Earlier on in the week, whilst walking on the Green, I came across these bird pellets on the ground. Initially I thought they were owl pellets, but after consulting Georgia Locock and doing a bit of reading on the subject, I now think they are from buzzards. Owls and raptors (buzzards, kestrels etc) regurgitate the indigestible bits from previous meals i.e. fur and bone. Looking at the pellet (photo opposite), it contains a lot of fur (characteristic of a buzzard pellet) as well as a tooth (top right hand side) and what look like some limb bones. Now I am by no means an expert, but these bones are bigger than bones of a shrew/vole and I am thinking that they might be from a mole. This may be quite plausible given that given that there is a healthy mole population and buzzards are a common sight flying overhead.
Following on from last months post, I have now added a few more pages on the history part of the website. This includes the Trust's relationship with Maple Hayes (1793 - 1830) and also how the Green was being managed in the first forty year's of the Trust's existence. This last topic has been very interesting to research and all of the information has come from the accounts books, currently held at the Lichfield Record Office. Grazing was an important source of income for the Trust and a lot of effort went into trying to drain excess water from the Green.
Just to finish on a calm note - the moss growing on the ash tree, caught the afternoon sun and glowed a vibrant green.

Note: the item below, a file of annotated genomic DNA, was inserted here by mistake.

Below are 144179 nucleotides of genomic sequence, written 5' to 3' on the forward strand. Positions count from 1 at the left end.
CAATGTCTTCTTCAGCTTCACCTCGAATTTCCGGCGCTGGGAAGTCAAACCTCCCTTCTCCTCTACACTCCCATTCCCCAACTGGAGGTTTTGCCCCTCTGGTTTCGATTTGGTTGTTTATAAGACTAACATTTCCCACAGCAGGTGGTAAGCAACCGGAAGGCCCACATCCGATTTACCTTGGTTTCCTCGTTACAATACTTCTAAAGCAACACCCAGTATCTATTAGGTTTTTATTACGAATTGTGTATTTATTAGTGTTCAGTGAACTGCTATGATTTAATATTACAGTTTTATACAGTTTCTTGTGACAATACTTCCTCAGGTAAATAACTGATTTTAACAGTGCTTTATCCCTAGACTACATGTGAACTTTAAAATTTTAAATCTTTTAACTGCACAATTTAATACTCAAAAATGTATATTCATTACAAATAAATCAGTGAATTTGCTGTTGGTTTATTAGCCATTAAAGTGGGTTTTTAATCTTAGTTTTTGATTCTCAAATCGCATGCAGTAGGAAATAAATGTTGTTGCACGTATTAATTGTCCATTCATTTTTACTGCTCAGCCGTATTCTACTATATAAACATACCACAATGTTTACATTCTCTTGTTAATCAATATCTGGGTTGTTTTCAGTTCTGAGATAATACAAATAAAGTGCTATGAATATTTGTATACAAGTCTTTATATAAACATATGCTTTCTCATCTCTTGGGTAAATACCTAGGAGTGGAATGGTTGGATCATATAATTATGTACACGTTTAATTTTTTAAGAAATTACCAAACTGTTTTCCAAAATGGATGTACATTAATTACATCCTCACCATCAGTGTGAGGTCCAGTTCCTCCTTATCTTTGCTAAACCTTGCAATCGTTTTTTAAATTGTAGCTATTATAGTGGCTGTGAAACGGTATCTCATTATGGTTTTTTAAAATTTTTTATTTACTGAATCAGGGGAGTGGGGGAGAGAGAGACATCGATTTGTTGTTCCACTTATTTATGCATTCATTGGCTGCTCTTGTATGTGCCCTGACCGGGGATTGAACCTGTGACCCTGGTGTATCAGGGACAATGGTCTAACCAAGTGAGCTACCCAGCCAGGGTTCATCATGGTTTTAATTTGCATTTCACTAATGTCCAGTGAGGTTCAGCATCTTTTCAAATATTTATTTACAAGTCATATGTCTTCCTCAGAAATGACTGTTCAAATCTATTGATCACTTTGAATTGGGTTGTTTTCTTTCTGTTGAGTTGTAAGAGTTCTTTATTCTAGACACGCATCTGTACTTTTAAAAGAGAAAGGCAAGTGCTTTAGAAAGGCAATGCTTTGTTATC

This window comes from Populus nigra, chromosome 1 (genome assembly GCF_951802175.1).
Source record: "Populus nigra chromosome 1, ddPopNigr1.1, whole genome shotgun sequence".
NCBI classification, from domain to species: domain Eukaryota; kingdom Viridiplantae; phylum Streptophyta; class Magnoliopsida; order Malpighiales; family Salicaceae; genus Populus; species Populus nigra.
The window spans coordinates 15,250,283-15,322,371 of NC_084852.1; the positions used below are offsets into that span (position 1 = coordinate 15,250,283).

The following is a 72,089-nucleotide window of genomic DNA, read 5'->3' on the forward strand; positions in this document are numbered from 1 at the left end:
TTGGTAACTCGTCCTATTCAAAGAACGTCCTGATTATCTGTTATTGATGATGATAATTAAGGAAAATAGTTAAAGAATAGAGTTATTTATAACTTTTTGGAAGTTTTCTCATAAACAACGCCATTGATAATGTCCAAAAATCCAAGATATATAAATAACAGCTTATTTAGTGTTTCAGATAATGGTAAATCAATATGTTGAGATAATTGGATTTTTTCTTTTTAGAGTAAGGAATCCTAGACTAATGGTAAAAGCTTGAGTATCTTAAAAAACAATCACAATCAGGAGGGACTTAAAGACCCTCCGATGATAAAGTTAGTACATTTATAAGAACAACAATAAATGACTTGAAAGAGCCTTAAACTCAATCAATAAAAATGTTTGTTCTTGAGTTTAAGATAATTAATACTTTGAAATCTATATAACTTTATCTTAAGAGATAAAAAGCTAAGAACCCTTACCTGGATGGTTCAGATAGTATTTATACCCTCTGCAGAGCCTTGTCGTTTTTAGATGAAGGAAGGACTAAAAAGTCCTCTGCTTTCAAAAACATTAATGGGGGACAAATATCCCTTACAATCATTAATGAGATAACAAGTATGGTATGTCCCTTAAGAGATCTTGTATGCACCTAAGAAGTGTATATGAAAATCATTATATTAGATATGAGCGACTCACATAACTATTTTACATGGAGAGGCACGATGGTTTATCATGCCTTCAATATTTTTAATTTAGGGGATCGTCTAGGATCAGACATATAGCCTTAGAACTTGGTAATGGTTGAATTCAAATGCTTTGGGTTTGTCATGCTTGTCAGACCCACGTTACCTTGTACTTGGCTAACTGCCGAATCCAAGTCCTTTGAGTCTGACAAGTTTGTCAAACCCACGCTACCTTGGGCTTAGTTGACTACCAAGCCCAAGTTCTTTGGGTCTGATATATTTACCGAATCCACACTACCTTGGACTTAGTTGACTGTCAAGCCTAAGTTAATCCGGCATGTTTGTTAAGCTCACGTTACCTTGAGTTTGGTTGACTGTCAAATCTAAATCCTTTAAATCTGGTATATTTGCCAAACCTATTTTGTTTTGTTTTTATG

A sad start to 2015 as Vera Hopley, one of our long standing members, passed away aged 92. Vera had been a very active member of the Trust for over forty years, being both secretary in the 1980s and pinner in the 1990s. She, along with others, were instrumental in protecting and preserving the Green as an area of meadowland, at a time when it faced an uncertain future. Vera not only spent many hours on the Green pulling ragwort and cutting thistle, but she was also the first person in the Trust, to start writing a diary and recording events and sightings on the Green - something that I am trying to continue today (albeit in a different format and medium). Vera was keen to promote public awareness of the Green and she not only wrote an informative booklet celebrating the 200th anniversary of the Trust's formation, but she also promoted Pipe Green at public events. The photo, taken from her diary, shows a very smart Vera (on LHS) at the Lichfield Wildlife Festival in 1993. Vera was also a keen and talented artist and amongst other things, she drew our goose logo. So it is somewhat fitting that part of Vera's legacy will still be with us, as we continue our efforts to conserve Pipe Green for the future. Thank you Vera.
On a happier note, there are signs that spring may be getting closer. A small clump of snowdrops on the edge of the Green are starting to flower, which is always a welcome sight. I have also heard a greater spotted woodpecker drumming on the trees surrounding the Green, again suggesting that the birds are starting to establish breeding territories. Two herons have also been spotted quite regularly by the brook. I don't know if they are a pair or not, but it will be interesting to see if they stay around.A different view from the Green, this time looking towards Maple Hayes, with the deer helpfully posing in the foreground. Over the last year I have been researching the history of Pipe Green and finally, over December, managed to finally add some pages to the website, under history. So far I have covered what we know about Pipe Green prior to 1793 (not a lot), the establishment of the Pipe Green Trust in 1793 and details on Leomansley Mill when it was owned by the Hartwell's (1791 - 1833). This is very much an on going project and there is loads more still to do. I can see is going to keep me busy for many years to come!
Finally there have been notices put up on the Green by Staffs County Council concerning a footpath diversion. More details of, and links to, these modification orders can be seen on our facebook page. In summary, the County Council are making the footpath that is walked today, a public right of way. The Trust supports this proposal.